About Me

Rabbi Chaim Coffman
Rabbi Coffman has helped people from all across the spectrum to prepare themselves properly for Orthodox Conversion to Judaism. His students admire his vast knowledge and appreciate his warm, personal attention and endearing sense of humor.
View my complete profile


Welcome to Rabbi Chaim Coffman's Blog!

I would like to thank you for visiting my blog, Beyond Orthodox Conversion to Judaism.

The conversion process can be a lengthy and daunting one to say the least and I want you to know that I am here to help you through it.

I have been teaching newcomers to Judaism for over a decade and over the last few years I have seen that conversion candidates really lack the support and knowledge they need to navigate the conversion process and successfully integrate into the Orthodox Jewish community.

I created my mentorship program in order to help make this whole experience as smooth and as painless as possible! (Can't do much about the growing pains, though ;)

Feel free to get to know me a little through the posts on my blog and visit the mentorship and syllabus page if you are interested in possible joining us.

I sincerely wish you all the best in your search for truth and spiritual growth.

Looking forward to meeting you,
Chaim Coffman

My Rebbe, Rav Moshe Sternbuch

In case you were wondering why I have all of these articles written by Rav Moshe Sternbuch, he is my Rebbe, and one of the gedolei hador (greatest Rabbis of our generation).

Rav Sternbuch fully endorses me and supports my mentorship program.

He is the address for all of my halachic or hashkafic (practical and philosophical) questions that I or my students may have.

The articles are based on his weekly talks on the Torah portion that the Rav gives in Jerusalem in his kollel. As a member of the kollel I get first dibbs on the photocopies and I type them up for my blog so you can all benefit from the Rav's erudition and insight.
Thursday, February 2, 2012

Wake-up calls and redemption

By Rav Moshe Sternbuch


“And so that you may relate in the ears of your son and grandson how I made a mockery of the Egyptians” (10:2)

Paroh made himself into a laughingstock amongst the members of his own nation by shouting "Hashem is the righteous one and I and the nation are wicked” one moment, and then, as soon as the plague stopped declaring: "Who is Hashem that I should listen to him?"

Similarly, in times of distress we are quick to pray with great sincerity to Hashem making all sorts of vows if we are saved from our woes, and then, once they disappear, forgetting about the vows, or diluting them with various rationalizations. Even if we stick to our promises, we tend to go back to our daily routine as if nothing has happened, until the next misfortune strikes rachmono litzlon, (G-d forbid) and so on and so forth in a never-ending cycle.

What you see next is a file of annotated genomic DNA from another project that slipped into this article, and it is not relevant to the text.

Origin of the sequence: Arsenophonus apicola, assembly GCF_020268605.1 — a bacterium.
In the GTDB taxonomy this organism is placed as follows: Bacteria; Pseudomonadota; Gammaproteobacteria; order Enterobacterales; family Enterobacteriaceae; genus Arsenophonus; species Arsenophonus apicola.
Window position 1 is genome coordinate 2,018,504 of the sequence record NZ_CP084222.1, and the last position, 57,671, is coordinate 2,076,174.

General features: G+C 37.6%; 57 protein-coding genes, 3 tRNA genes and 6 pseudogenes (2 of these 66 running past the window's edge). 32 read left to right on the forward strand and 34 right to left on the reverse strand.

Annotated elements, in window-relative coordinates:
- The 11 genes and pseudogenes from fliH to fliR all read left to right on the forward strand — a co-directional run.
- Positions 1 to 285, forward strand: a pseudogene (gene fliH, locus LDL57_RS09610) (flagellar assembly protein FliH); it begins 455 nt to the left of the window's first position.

The Torah tells us that we have a duty to tell our children about this fickleness on the part of Paroh and to stress to them the importance of making fundamental and lasting changes in our lives following divine wake-up calls, lest we become guilty of the same pattern of behavior as Paroh.


“Speak, please [‘no’], in the ears of the people, and let each man borrow from his friend” (11:2). Rashi: “’no’ can only indicate pleading”.

Why did the yiden have to be implored to take gold and silver for free?

The Egyptians were actually keen for the Jews to take as much as they wanted, as long as they left them alone and put an end to their troubles, and after so many decades of unpaid for slavery they were more than entitled to take anything that took their fancy. However, as the wording of the possuk indicates, Hashem specifically wanted us to receive loans and not presents. Even though these loans were de facto gifts, since in the circumstances it was obvious that they would not be returned, had they taken the form of an outright gift some merit would have accrued to the Egyptians for having paid the Jews a salary for the slavery services, and Hashem wanted to prevent that and therefore begged Moshe that each man should borrow from his Egyptian neighbor.


“About the time of midnight” (11:4). Rashi: “About midnight, either [slightly] before or after, and he did not say ‘at midnight’ lest Paroh's stargazers make a mistake and say, ‘Moshe is a liar’!"

By this stage Moshe Rabbeinu had already overturned nature no less than nine times by means of the plagues throughout Egypt, and yet Moshe was still concerned that if the plague of the firstborn would appear to commence one moment before or after the designated time, Paroh would say triumphantly that Moshe was a liar and all the previous miracles were one big hoax. In the middle of all their anguish and the death of the firstborns, Moshe was worried that they would still not lose the opportunity of "discrediting" him and Hashem.

Deep inside, the wicked recognize the truth and the vacuousness of their idol worship and materialism. However, in order to grant legitimacy to their way of life, when faced with a holy righteous personality whose entire life is devoted to Hashem, they endeavor to find even a miniscule alleged defect in order to magnify it and declare that person and everything he stands for to be a lie.

It was the same with Homon. The possuk says “Yet all this is worth nothing to me, so long as I see Mordechai the Jew sitting at the king’s gate". Given that all the other king's servants were bowing down to him, one would think that Homon would be totally unconcerned about the actions of an insignificant Jew, so what is the meaning of this possuk? Homon knew that all the obsequiousness demonstrated by the others was completely false, and that the only man of truth was Mordechai. Hence he was afraid of him, and felt that all the"honor" accorded to him was completely valueless as long as there was someone representing the truth. That was the cause of his fury, which led him to attempt to destroy the whole nation to whom Mordechai belonged. Following nine plagues, the Egyptians too had no doubts that Hashem controlled the world, and that all their idol worship was false. They were therefore likely to go out of their way to attempt to prove that Moshe was a liar.

Not much has changed since then. One person spits at a girl in Beit Shemesh, and thanks to an anti-religious journalist, this “sensational” news item becomes a top news story in the national and international media. Overnight all religious Jews become discredited. Anything of value that religious Jewry or the Torah has to offer suddenly become irrelevant because of this “earth shattering” event.